Business cultural milieu that foreign firms have to navigate in China

IT was very early Friday morning as I sat across a table from a colleague at a cafe in Shanghai. While sipping on our lattes, the topic of our discussion centered on foreign companies, predominantly small to medium-sized enterprises and the challenges they must navigate within the local Chinese corporate environment just to survive, success notwithstanding.

My own experiences may serve notice as to the business culture in China for foreign entities, either contemplating setting up a branch office or for those entities already here. Within the context of this article, I will refer to specific comments from a number of articles penned by Jason Patent, chief of operations/director of Robertson Center for Intercultural Leadership at International House, UC Berkeley.

Local business culture

Patent penned a noteworthy question in one of his articles: “China Business. It Helps to Know the Culture.” Why do so many Western companies send their people to China without proper training in the Chinese mindset?

Fair question. Admittedly, I came to China under my own steam. I hadn’t prepared for what lay ahead of me in the country. There were no Chinese colleagues or Chinese friends to help me get my head into the right space prior to my flight out of Sydney.

Several months had passed and I felt I had spent sufficient time on the ground and was accustomed to the local environment. I was ready to put my newly acquired knowledge to the test. Soon enough, I was invited to attend a local government meeting to discuss a project in the making.

The initial meet and greet was convivial, with pleasantries frequently exchanged. I left that meeting feeling very confident going forward. This was a dream start for me and after several more meetings I made a decision to invest significant resources in the project. Materials were purchased, a team of skilled contractors were brought in and engineers with experience signed on.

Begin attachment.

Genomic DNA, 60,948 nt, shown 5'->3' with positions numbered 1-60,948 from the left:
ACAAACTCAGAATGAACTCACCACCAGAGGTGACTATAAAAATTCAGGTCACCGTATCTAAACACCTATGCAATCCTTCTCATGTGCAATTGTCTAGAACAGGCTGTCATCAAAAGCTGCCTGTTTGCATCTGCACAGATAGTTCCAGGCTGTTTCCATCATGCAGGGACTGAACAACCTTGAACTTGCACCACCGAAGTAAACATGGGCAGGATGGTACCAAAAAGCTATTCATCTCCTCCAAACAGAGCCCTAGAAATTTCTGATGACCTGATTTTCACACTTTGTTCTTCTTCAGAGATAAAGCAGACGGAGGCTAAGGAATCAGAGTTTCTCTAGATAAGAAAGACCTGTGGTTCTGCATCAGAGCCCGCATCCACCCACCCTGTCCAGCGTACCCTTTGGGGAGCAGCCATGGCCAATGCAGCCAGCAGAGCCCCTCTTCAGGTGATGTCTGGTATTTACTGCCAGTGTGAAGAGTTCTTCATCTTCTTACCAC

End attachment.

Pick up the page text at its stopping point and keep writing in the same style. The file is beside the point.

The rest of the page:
The first stage of the project got underway. But right from the start, problems emerged. Further meetings with the local official in charge of the project resulted in the requirement of further significant additional financial commitment from myself to deal with “unforeseen issues” that seemed to crop up unexpectedly.

Sounds familiar? I was called to yet another meeting and I wasn’t much in the mood for nonsense. I had that uncanny feeling that I was being played so I reacted. While the official was in the middle of justifying the need for extra funds, I suddenly leapt out of my seat and thumped the table as hard as I could with closed fists, all the while screaming out a stream of expletives in exasperation. The meeting came to an abrupt end and any further involvement I had in the project was cancelled. My investment in the project went nowhere.

As Patent correctly states, “understanding the terrain is critical to knowing where to place your next step. With China, that first step is an understanding that things are just done differently. The process of helping you navigate terrain that may look unfriendly, but is in fact just different.”

Ethics in business matters

I had reacted to the feeling of being played. Was my response justified and therefore acceptable? Yet in another of his articles, Patent observes, “Think of the staggering amount of miscommunication that happens every day among members of (roughly) the same cultural group speaking the same language. Now imagine a “typical” Westerner and a “typical” Chinese person. Both behave in ways deeply conditioned by their very different cultures; neither is familiar with the other person’s cultural habits; neither speaks the other’s language. How could they not judge each other? And what hope have they got of working things out, given the cultural and linguistic barriers?”

In retrospect, I had got it all completely wrong. Granted, ethical issues in any business-related activity will arise from time to time in every culture, everywhere. I had reacted inappropriately and had not taken the required time to fully acquaint to and assimilate with the local business culture.

Given my negative experiences in the early years, I started stereotyping everyone, officials and private business persons alike.

I began tossing about wild allegations such as; they’re all cheats, liars, having superiority complexes, care less about quality and they discriminate against foreigners. Nothing could be more further from the truth. The upshot of all this is: Do your homework, earn the trust and you will be respected and rewarded for your efforts.